2010 December 26 Sunday
NY Times On Deeply Indebted States
The editors of the Gray Lady take note of the perilous condition of Illinois state finances and the big debts of some other states.
For most of this year, the state of Illinois has lacked the money to pay its bills. Some of its employees have been evicted from their offices for nonpayment of rent, social service groups have laid off hundreds of workers while waiting for checks, pharmacies have closed for lack of Medicaid payments. Faced with $4.5 billion in overdue payments, Illinois has proposed a precarious plan to sell its delinquent bills to Wall Street investors in exchange for cash, calculating that the interest it must pay the investors will be less than the late fees it owes.
Attempts to push the reckoning off have not succeeded. The future is here.
But that future is not so distant, and the crushing debt has made recovery far more difficult to achieve. As The Times reported, Illinois, California and several other states are at increasing risk of being the first states to default since the 1930s. The city of Prichard, Ala., has stopped sending out its pension checks, breaking state law and shocking its employees.
The Times editors predictably argue for higher state taxes and more federal aid to the states. But the states need to learn to get by on much less. High oil prices are on course to go higher still until they trigger the next recession. The states need to adjust now to a poorer future. Business As Usual is not in the cards.
You might wonder how could not just California, but Illinois and New Jersey get into far more dire straits than they acknowledge (the numbers at that link are incredible btw). To understand these failures of governance what's needed is an unromanticized view of democracy such as is found in Bryan Caplan's The Myth of the Rational Voter: Why Democracies Choose Bad Policies. I say blame the ignorant, uninterested, not sufficiently intelligent voters. Okay, now what?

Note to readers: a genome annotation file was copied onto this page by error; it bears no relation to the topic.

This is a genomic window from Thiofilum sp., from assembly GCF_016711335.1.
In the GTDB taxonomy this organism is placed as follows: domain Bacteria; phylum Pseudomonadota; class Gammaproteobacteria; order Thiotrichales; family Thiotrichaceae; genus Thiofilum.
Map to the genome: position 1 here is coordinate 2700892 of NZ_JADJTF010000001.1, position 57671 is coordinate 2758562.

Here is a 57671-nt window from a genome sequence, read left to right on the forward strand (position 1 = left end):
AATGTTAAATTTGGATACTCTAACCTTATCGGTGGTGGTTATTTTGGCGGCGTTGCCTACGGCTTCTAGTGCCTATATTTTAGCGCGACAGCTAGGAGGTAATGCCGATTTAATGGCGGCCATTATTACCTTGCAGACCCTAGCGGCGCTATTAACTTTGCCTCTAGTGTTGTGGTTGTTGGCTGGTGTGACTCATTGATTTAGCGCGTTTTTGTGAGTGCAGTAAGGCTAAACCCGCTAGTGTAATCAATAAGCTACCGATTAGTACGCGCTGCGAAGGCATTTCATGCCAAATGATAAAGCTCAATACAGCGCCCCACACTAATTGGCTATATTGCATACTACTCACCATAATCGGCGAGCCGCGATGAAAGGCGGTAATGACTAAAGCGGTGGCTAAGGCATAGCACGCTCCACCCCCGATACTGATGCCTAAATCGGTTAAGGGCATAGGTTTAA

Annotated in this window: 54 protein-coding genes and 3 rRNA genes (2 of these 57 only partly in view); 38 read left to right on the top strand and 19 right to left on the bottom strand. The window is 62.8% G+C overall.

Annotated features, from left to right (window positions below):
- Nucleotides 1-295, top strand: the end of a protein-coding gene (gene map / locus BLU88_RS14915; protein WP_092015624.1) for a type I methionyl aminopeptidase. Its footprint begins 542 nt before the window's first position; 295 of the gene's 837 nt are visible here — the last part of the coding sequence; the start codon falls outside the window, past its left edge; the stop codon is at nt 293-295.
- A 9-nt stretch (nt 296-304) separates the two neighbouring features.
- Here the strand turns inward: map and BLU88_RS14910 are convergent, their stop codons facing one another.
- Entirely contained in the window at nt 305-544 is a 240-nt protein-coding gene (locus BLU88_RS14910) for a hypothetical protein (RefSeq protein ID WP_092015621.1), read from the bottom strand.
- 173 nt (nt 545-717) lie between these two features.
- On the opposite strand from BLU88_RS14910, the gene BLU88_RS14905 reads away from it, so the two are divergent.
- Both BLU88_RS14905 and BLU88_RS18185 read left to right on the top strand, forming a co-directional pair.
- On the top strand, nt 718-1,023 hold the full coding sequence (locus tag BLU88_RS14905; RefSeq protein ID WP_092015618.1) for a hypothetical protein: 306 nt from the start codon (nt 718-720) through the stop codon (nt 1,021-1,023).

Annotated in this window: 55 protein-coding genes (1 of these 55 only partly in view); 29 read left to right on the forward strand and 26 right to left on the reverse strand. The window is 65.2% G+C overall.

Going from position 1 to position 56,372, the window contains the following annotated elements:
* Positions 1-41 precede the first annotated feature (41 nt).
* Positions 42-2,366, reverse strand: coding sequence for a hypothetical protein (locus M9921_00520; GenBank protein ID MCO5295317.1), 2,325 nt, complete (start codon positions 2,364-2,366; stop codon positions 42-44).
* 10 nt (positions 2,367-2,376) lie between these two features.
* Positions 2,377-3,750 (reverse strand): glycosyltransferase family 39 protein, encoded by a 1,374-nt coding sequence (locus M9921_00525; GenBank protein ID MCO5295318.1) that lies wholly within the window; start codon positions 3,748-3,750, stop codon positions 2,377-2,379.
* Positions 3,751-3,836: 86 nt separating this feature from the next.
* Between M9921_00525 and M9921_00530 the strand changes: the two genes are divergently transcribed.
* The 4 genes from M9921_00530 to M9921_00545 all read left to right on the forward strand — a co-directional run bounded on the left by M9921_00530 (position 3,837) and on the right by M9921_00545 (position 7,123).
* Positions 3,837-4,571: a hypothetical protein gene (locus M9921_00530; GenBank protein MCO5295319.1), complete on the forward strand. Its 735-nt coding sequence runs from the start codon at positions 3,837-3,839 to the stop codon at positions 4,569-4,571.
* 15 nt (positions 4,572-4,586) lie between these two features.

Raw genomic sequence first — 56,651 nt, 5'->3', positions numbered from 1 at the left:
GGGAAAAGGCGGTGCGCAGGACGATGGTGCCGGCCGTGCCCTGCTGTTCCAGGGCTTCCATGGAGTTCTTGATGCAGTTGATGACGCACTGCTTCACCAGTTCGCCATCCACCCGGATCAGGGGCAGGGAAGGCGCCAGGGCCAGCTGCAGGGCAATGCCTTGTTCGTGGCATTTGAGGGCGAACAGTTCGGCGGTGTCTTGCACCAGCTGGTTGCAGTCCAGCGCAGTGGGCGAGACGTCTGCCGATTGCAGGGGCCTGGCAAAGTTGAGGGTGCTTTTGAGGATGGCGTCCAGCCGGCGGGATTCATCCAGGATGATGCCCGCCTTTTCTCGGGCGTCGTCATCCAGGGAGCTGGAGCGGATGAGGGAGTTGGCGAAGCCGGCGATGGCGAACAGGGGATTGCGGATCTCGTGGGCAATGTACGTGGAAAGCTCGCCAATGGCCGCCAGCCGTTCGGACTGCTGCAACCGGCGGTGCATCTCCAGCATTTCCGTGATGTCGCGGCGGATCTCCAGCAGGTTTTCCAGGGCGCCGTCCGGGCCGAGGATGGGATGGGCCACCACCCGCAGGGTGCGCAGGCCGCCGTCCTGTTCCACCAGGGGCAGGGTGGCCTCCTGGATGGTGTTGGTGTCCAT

We need bigger cuts in spending. But cuts and even tax increases probably won't be enough when Peak Oil causes the next recession. Debt holders and especially government retirees are going to have to take haircuts. I am firmly with those who argue that Euro states and American states need legal structures for bankruptcy so that they can go bankrupt with a minimum of resulting chaos.
Update: Here's a list of US cities running big budget deficits. Stay away from them. Some are cutting police staffing in a big way.
Update: Mish Shedlock is doing a great job blogging on the government debt disaster. For example, see his post Pensions Eat 70% of Decatur, Illinois' Budget; New York City's $76 Billion Shortfall; Houston Mayor Wants Pension Benefit Cuts. The Decatur, Illinois budget shows where other cities and states are headed.
It is intriguing that economists are aware that voters can be manipulated in their voting patterns but seem unwilling to admit that some actors are manipulating the economy as well.
Illinois is in trouble, but not because of out of control spending. Their spending is in line with other states. And, of course, overall government spending is much lower in the US than in other OECD countries, especially if we exclude military spending.
The problem is under taxation. Illinois' income taxes are much lower than comparable states. Everyone knows they should be raised (even the local conservative media, such as the Chicago Tribune, and Crain's Chicago Business). Why can't they? Not because of the voters. No, voters are following the lead of the media, which is following a corporate line of "starve the beast" - trying to underfund government.
Can we blame voters for being manipulated by Fox news, et al? Sure. But that's blaming the victim. The perpetrator was the corporate strategists that 30 years ago started a long-term attack on government, starting with Reagan.